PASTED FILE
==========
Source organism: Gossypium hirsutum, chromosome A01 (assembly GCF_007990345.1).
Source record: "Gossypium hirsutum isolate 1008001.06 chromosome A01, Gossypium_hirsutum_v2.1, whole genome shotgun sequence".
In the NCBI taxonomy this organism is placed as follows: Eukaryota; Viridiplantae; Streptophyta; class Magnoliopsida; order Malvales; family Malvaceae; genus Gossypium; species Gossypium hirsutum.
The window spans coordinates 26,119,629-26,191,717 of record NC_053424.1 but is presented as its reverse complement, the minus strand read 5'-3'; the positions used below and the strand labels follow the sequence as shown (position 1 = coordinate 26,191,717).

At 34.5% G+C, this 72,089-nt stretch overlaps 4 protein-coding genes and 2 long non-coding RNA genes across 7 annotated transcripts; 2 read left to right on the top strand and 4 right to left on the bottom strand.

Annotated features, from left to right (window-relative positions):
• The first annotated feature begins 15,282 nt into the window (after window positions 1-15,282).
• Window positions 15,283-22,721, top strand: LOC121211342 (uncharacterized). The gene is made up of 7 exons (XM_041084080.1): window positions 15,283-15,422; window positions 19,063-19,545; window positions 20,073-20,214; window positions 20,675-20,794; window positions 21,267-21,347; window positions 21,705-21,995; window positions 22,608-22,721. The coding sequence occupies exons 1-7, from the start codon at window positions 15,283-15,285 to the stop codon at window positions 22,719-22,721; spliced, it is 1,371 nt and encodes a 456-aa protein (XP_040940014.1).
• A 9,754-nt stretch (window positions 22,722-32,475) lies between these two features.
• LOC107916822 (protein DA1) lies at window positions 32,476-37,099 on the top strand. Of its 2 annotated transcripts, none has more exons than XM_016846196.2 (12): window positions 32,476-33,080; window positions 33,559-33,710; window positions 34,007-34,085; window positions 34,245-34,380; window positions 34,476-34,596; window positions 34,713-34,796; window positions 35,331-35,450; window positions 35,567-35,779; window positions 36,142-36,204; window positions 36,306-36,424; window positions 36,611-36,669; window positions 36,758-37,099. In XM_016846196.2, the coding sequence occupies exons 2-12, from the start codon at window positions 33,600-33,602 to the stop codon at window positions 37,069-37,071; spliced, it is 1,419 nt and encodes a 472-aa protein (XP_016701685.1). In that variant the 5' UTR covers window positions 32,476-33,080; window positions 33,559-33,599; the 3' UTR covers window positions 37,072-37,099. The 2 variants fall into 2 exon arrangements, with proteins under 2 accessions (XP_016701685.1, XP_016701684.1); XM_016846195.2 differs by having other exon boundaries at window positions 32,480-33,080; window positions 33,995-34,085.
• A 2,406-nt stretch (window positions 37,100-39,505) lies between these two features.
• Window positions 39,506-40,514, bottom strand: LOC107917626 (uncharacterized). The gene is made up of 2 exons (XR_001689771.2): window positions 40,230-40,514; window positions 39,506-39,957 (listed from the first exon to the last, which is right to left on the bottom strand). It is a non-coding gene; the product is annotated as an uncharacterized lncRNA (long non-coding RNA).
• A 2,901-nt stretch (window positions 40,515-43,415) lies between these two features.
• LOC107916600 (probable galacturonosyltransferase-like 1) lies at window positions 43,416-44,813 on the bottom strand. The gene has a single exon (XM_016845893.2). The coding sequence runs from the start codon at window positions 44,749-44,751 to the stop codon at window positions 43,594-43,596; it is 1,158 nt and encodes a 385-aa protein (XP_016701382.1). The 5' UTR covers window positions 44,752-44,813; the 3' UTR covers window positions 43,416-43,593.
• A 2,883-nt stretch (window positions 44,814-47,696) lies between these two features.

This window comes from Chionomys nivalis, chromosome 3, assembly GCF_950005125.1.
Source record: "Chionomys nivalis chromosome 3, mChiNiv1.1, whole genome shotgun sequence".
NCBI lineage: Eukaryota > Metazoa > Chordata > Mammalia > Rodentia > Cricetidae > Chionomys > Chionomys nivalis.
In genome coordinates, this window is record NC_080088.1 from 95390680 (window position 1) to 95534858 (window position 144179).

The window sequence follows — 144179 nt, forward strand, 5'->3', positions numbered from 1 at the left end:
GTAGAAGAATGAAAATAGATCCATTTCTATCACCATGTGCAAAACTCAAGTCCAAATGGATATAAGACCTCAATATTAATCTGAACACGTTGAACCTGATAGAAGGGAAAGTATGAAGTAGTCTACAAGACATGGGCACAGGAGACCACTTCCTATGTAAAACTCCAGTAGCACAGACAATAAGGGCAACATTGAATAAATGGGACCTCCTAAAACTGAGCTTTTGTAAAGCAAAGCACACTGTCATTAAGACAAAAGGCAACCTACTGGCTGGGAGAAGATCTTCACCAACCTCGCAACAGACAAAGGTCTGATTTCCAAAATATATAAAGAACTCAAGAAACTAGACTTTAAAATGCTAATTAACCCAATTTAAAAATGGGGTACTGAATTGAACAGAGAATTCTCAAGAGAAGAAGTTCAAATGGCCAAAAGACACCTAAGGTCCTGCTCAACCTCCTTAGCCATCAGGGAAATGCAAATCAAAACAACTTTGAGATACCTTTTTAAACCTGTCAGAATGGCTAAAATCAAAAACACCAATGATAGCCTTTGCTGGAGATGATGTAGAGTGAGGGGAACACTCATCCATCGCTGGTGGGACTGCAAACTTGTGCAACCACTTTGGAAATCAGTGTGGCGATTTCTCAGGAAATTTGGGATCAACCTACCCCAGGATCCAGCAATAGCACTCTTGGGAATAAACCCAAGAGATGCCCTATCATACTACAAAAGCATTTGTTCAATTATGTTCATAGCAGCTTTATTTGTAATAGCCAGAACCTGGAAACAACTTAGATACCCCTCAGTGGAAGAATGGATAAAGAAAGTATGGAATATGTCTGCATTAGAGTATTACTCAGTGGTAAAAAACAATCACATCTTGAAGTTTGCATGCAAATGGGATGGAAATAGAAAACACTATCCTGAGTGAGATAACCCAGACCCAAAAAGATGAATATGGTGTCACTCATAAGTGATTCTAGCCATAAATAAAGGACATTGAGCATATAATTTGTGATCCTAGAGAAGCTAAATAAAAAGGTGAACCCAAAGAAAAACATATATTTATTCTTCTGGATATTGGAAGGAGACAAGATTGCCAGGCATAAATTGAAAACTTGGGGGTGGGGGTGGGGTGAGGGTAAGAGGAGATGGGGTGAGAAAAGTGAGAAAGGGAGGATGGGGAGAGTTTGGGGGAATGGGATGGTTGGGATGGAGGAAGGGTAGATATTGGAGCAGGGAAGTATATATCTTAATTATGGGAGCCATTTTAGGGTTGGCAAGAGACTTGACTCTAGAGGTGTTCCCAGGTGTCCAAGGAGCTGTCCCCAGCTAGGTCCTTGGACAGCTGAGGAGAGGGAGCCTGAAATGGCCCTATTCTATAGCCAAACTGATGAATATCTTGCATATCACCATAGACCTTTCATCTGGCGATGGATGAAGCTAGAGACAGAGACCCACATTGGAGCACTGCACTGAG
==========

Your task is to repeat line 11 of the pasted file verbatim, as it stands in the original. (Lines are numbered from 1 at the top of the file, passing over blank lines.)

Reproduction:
• A 2,406-nt stretch (window positions 37,100-39,505) lies between these two features.